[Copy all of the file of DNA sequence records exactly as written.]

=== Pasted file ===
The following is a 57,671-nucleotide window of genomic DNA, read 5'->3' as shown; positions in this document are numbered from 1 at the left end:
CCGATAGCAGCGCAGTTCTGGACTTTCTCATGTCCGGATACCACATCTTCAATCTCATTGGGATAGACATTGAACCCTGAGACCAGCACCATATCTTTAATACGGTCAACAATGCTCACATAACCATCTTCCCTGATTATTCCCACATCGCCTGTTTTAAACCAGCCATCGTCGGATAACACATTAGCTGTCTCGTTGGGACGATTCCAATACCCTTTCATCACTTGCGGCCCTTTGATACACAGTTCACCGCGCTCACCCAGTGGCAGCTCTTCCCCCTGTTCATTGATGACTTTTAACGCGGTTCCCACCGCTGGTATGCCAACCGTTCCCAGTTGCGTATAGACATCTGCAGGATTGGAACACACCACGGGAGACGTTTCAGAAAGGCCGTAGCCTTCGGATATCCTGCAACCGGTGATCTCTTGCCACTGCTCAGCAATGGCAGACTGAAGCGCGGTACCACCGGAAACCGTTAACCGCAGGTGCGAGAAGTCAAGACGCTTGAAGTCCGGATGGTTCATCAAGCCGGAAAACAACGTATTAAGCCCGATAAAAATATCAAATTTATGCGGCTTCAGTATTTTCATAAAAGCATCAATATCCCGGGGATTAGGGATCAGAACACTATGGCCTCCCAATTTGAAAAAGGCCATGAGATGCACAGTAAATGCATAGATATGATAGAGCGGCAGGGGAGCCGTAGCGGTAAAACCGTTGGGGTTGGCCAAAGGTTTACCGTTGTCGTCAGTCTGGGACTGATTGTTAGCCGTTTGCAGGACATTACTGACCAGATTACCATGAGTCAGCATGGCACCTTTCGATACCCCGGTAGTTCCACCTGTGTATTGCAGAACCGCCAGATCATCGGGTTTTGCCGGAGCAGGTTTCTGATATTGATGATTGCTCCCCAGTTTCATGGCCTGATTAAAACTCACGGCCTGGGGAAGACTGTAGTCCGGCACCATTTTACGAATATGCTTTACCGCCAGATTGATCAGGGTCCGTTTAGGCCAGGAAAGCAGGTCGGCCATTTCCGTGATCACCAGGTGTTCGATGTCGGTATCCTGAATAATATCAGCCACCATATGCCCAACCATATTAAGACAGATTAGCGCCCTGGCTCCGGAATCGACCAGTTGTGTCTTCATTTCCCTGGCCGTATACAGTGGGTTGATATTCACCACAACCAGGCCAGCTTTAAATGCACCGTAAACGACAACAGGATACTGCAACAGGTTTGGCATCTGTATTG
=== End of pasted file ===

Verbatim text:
The following is a 57,671-nucleotide window of genomic DNA, read 5'->3' as shown; positions in this document are numbered from 1 at the left end:
CCGATAGCAGCGCAGTTCTGGACTTTCTCATGTCCGGATACCACATCTTCAATCTCATTGGGATAGACATTGAACCCTGAGACCAGCACCATATCTTTAATACGGTCAACAATGCTCACATAACCATCTTCCCTGATTATTCCCACATCGCCTGTTTTAAACCAGCCATCGTCGGATAACACATTAGCTGTCTCGTTGGGACGATTCCAATACCCTTTCATCACTTGCGGCCCTTTGATACACAGTTCACCGCGCTCACCCAGTGGCAGCTCTTCCCCCTGTTCATTGATGACTTTTAACGCGGTTCCCACCGCTGGTATGCCAACCGTTCCCAGTTGCGTATAGACATCTGCAGGATTGGAACACACCACGGGAGACGTTTCAGAAAGGCCGTAGCCTTCGGATATCCTGCAACCGGTGATCTCTTGCCACTGCTCAGCAATGGCAGACTGAAGCGCGGTACCACCGGAAACCGTTAACCGCAGGTGCGAGAAGTCAAGACGCTTGAAGTCCGGATGGTTCATCAAGCCGGAAAACAACGTATTAAGCCCGATAAAAATATCAAATTTATGCGGCTTCAGTATTTTCATAAAAGCATCAATATCCCGGGGATTAGGGATCAGAACACTATGGCCTCCCAATTTGAAAAAGGCCATGAGATGCACAGTAAATGCATAGATATGATAGAGCGGCAGGGGAGCCGTAGCGGTAAAACCGTTGGGGTTGGCCAAAGGTTTACCGTTGTCGTCAGTCTGGGACTGATTGTTAGCCGTTTGCAGGACATTACTGACCAGATTACCATGAGTCAGCATGGCACCTTTCGATACCCCGGTAGTTCCACCTGTGTATTGCAGAACCGCCAGATCATCGGGTTTTGCCGGAGCAGGTTTCTGATATTGATGATTGCTCCCCAGTTTCATGGCCTGATTAAAACTCACGGCCTGGGGAAGACTGTAGTCCGGCACCATTTTACGAATATGCTTTACCGCCAGATTGATCAGGGTCCGTTTAGGCCAGGAAAGCAGGTCGGCCATTTCCGTGATCACCAGGTGTTCGATGTCGGTATCCTGAATAATATCAGCCACCATATGCCCAACCATATTAAGACAGATTAGCGCCCTGGCTCCGGAATCGACCAGTTGTGTCTTCATTTCCCTGGCCGTATACAGTGGGTTGATATTCACCACAACCAGGCCAGCTTTAAATGCACCGTAAACGACAACAGGATACTGCAACAGGTTTGGCATCTGTATTG